While the UN grapples with weighty global matters, can an Indian gift solve an unlikely matter of great concern to journalists and staffers — a partial shut down of an escalator as part of the world body’s austerity measures?
After repeated complaints over several days by reporters interspersing questions on issues like Syria, Iran, the Paris Agreement and Iraq at the daily briefing of Secretary-General Antonio Guterres’s spokespersons, a suggestion was made on Tuesday to use the free electricity generated by the Gandhi Solar Park to power the escalator shut down as a part of the austerity measures adopted by the cash-strapped UN.
Spokesperson Stephane Dujarric replied light-heartedly, “I’m barely a spokesman. I don’t think I’m an electrical engineer, but I will see where that electricity goes.”
He added, “People often ask me what is the biggest issue that concerns the UN press corps. Now I can answer with facility” that it is the escalator.
Escalator access to two floors used by the media and staffers has been shut and they can now be reached only by lifts or the emergency escape staircases.
But service to a floor used by diplomats going to the Security Council was restored after complaints by envoys.
The UN is facing a cash crunch because its biggest contributor, the United States, has not sent its annual contribution of $676 million, according to Chandramouli Ramanathan, the Controller and Assistant Secretary-General.
The US, which is committed to paying up, is holding up the payment – as it does every year – on the excuse its financial year is from October to September.
The UN ordered the shutdown of the escalators and the fountain in front of the Secretariat on October 14 as part of its austerity package.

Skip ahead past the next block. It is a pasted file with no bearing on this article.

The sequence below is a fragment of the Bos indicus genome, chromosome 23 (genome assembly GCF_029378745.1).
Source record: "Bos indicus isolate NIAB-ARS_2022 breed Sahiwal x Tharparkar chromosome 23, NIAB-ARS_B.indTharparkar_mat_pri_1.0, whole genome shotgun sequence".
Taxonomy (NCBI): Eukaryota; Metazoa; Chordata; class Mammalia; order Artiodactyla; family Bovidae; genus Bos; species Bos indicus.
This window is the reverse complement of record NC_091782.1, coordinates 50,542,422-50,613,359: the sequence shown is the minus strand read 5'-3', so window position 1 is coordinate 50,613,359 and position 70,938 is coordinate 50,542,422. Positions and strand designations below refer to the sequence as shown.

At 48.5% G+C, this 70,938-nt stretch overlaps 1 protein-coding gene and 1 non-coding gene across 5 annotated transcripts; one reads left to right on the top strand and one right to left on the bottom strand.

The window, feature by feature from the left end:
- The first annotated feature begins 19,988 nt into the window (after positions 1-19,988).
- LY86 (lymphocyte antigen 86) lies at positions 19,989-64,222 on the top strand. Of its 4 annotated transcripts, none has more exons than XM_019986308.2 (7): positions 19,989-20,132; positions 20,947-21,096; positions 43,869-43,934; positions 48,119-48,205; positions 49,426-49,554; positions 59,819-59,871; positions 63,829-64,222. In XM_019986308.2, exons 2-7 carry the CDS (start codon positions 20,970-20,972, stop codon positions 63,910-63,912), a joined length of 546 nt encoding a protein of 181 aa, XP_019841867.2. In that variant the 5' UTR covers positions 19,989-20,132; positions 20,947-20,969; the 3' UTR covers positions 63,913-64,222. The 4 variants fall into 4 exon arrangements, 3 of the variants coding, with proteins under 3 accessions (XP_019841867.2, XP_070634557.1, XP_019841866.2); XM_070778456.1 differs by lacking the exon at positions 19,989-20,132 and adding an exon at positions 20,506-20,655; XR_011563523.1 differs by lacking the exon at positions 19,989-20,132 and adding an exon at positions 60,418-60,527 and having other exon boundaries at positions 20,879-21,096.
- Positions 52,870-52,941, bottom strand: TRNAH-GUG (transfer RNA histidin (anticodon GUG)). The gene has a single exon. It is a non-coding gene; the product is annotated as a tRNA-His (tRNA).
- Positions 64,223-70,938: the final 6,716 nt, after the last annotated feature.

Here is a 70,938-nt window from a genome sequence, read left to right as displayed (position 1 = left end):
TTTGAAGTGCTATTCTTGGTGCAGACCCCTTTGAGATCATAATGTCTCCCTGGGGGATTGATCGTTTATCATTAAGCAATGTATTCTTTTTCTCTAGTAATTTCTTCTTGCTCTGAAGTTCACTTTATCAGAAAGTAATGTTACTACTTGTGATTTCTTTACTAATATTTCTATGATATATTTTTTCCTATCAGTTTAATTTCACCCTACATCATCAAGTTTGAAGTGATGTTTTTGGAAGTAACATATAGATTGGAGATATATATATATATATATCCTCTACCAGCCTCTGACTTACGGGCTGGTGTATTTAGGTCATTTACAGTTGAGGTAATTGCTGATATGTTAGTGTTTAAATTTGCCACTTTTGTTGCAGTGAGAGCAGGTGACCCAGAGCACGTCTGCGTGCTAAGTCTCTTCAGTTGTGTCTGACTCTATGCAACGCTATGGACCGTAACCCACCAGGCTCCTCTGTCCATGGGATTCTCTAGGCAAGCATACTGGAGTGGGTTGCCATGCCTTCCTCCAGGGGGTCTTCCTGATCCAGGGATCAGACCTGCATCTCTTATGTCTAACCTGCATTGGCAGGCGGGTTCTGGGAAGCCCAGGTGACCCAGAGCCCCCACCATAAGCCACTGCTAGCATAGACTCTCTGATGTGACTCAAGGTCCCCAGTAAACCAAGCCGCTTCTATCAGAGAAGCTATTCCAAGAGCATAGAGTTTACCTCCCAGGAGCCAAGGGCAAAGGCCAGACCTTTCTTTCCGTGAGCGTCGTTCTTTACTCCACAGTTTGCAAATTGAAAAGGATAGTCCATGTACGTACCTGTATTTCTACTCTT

While those two were symbolic and meant to send a direct message to the defaulters, other serious measures have also been taken like curtailing translation and interpretation services and travel, and limiting the time some UN facilities are open.
According to Dujarric, the UN spends $14,000 annually on the escalator.
It was suggested that since the $1-million, 50-kilowatt solar park inaugurated by Prime Minister Narendra Modi in September provides free electricity while the sun shines and is, therefore, outside the budget allocation for the escalator’s electricity, power from it could be used for the escalator.
Another suggestion was to take donations from reporters to pay for the electricity.
A solution offered by a reporter to deal with the cash crunch was to use sheep to mow the lawn like it is being done at the Palais des Nations UN offices in Geneva.
Dujarric said, “Well, we could talk to our friends at the Permanent Mission of New Zealand to see if they have anything to offer.”
When the austerity measures were enforced in October, 65 countries were in arrears and some have paid up since, but not Washington.
India paid up its $23.25 million dues for the regular budget on January 30 itself, one of the few countries to pay up on time.
Ramanathan said the austerity measures are only temporary and will last only as long as the cash flow problem persists.